Thank you for joining us for another Writing Hour.
To those who couldn’t make it, here’s your weekly roundup!
Can you believe how quickly the last week has gone? What news do you have?
Sally Suffolk has been busy practising carols for a concert. We can’t believe it’s only four weeks to go to Christmas!
We’re so happy for Christina Hollis who has finally been able to attend her graduation ceremony after it was postponed. Congratulations on your Masters, Christina!
Plus, her story ‘In Tune’ will be published in our weekly issue out today! Have a look at our fiction sneak peek to see who else will be featuring.
Kitty-Lydia Dye has put together a seasonal collection of some of her short stories previously published in the Friend. A chance to rediscover old favourites!
How do you set out your story plotting? Do you let it unravel as you write or do you plan well ahead?
The term ‘pantser’ is used for those who like to jump into writing without a plot – because you’re flying by the seat of your pants!
There is no right or wrong answer – the only thing that matters is that it works for you.
One thing is for certain though. You can plan all you want, but sometimes your characters will grow a mind of their own and take the story in a completely different direction!
Here’s a story starter! What is it conjuring up? “The waves whispered over the sand and touched her toes, but the haunting singing was all she could focus on.”
We love reading all your different interpretations to these story starters.
Kitty-Lydia Dye replied with five tweets! It starts . . .
“Behind her were scales glimmering every shade of the dawn, swaddled in seaweed so no beachcomber might stumble upon it by accident.”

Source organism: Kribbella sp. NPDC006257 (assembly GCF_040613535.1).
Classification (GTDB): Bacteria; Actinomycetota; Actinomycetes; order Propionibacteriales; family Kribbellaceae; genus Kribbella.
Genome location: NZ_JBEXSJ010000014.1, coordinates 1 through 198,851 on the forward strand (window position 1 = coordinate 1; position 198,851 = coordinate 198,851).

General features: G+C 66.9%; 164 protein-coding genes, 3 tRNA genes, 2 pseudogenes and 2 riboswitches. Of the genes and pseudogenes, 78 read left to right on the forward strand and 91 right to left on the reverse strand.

Be sure to give the rest of the Twitter thread a read – she was inspired by the Sheringham myth.
Jill Barry leaves us on a cliffhanger!
“Intrigued, Lana felt no fear as she walked towards this unexpected sound.
The voice drew her in, making her forget all her troubles. Why would she not follow it?
As she drew closer to a huge rock looming before her, a figure stepped out from behind it.”
Do you enjoy doing research for stories? Do you think background on a subject matter fleshes a story out more?
The answer is a resounding yes to both. You enjoy doing the research and a bit of background does flesh out the story more.
We definitely agree – if a story is set in a certain place or time, it’s important to get the details right.
However, as so many of you mentioned, it’s also important to get the balance right.
Helen Yendall said:
“Yes, I enjoy the research. It gives me plot ideas! But it’s important not to let the research take over.
I probably only put a tiny proportion of what I find out into my writing. Otherwise it reads like a travel guide or an instruction manual.
Story and character are everything!”
How do you bounce back from a rejection?
Rejections are, unfortunately, an inevitable part of being a writer.
The most successful authors have experienced rejection – the important part is how you deal with it.
We like Sally Suffolk’s answer:
“I read the feedback and rework or start something new.
My mum always says that ‘nothing you learn is ever wasted’. I also believe that nothing you write is ever wasted.
Sometimes I use the research to write something else, or character I like might even pop up in another story.”
Jane Burns also has some great advice:
“Have a cup of tea and chocolate biscuit . . . then get back to writing.”
If you owned a bookshop, what would you call it?
Who doesn’t dream of owning their own bookshop!?
We love Liz Filleul’s idea – “Fine Print” – an antiquarian bookshop.
Come and join us for our next Writing Hour on Twitter — 11 a.m. on Tuesday 30 November, 2021.
Or click here for our previous roundups.